March 24th, 2013
There have been a number of encouraging reports these past several months, helping to fuel new highs in the popular SP500 stock index. After falling off dramatically five years ago, real (inflation adjusted) retail sales finally surpassed 2007 levels.
Housing prices around the country are on the mend. Although the purchase only home price index is still below the vaulted levels of the bubble years, it is exactly where it would have been if there had been no bubble and housing prices had grown at their customary 3 – 4% per year.
In recent months, the manufacturing sector of the economy has surged upward, rebounding from weakness in the latter part of 2012. For the past year, the Eurozone has been in or near recession, yet some are hopeful that increased demand in this country and some emerging markets are helping to balance the contractionary influence of decreased demand in the Eurozone. Let’s hope that this surge in the first part of the year does not fade as it did in 2012.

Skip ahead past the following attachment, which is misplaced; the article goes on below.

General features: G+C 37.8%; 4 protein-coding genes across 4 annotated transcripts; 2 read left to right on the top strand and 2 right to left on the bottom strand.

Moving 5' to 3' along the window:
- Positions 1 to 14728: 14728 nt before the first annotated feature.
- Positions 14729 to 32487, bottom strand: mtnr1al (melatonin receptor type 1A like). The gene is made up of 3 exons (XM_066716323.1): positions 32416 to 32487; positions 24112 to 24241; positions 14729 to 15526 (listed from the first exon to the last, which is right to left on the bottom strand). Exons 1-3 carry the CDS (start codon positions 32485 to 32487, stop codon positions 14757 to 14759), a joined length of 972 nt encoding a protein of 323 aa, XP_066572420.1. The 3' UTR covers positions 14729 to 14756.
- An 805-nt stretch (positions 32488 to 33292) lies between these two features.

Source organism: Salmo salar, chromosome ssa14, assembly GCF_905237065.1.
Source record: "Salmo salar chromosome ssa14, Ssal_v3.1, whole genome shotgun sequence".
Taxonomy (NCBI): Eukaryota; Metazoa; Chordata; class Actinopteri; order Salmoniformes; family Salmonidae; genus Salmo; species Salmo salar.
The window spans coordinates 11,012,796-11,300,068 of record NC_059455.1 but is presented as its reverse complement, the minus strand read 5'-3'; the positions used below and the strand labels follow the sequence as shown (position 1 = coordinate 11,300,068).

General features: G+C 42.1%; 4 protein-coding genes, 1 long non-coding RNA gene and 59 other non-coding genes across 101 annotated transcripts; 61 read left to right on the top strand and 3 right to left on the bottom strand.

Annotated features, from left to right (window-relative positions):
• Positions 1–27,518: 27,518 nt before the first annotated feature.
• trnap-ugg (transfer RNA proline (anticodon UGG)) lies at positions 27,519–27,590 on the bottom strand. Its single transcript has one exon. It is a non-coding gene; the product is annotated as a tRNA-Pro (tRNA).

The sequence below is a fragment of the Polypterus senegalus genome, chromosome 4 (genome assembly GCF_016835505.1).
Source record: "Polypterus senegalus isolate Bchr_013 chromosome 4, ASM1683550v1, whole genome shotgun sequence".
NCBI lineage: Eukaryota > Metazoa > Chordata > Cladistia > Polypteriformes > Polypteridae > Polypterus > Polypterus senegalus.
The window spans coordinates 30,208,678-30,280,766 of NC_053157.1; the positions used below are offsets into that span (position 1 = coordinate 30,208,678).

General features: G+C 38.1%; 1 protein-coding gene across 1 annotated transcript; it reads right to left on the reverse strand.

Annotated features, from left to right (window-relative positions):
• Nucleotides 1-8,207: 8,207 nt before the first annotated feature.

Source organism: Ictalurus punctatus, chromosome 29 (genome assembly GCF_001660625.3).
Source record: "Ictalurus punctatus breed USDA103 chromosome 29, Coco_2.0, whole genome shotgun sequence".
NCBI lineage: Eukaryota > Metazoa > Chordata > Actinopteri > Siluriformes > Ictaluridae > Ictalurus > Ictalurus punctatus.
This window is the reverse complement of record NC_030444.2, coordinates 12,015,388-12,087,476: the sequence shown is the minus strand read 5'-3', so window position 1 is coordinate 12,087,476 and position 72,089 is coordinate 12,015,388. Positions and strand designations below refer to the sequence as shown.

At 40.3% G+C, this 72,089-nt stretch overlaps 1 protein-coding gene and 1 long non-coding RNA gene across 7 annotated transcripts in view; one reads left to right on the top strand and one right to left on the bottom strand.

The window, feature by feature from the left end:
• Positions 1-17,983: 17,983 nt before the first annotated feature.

New claims for unemployment continue to decline.
But a 7.7% unemployment rate and a record 14 million disabled (SSA Source) show that the labor market is still sick. The percent of working age people who are working, or the participation rate, continues to drift downward.
While the steadily improving retail sales indicate growing consumer confidence, per capita purchases are about where they were in the late 1990s, 15 years ago.
While consumers have been shedding debt, state and local governments continue to hold large levels of debt which does not include promised pension and health care benefits to retirees.
Federal Spending continues to outpace receipts, adding to the debt at a rate of more than 4% per year. At that rate the debt will double in about 18 years, reaching $30 trillion in 2030. As a percent of the entire economy of the country, the deficit or annual shortfall between spending and revenues is still about 7%.
As housing prices recover and households either pay down or shed debt in foreclosure or bankruptcy, household balance sheets are looking better. What has happened in the past five years is a massive shift of household debt to the balance sheets of local, state and federal governments.
The blossoms catch our eye, inspiring hope, causing some to not notice the blight. But the stock market, the barometer of millions of watching eyes, tells a more complete story. While the stock market has shown renewed optimism in the past several months, its inflation adjusted value indicates a more tempered enthusiasm for the long term future of the economy and corporate profits.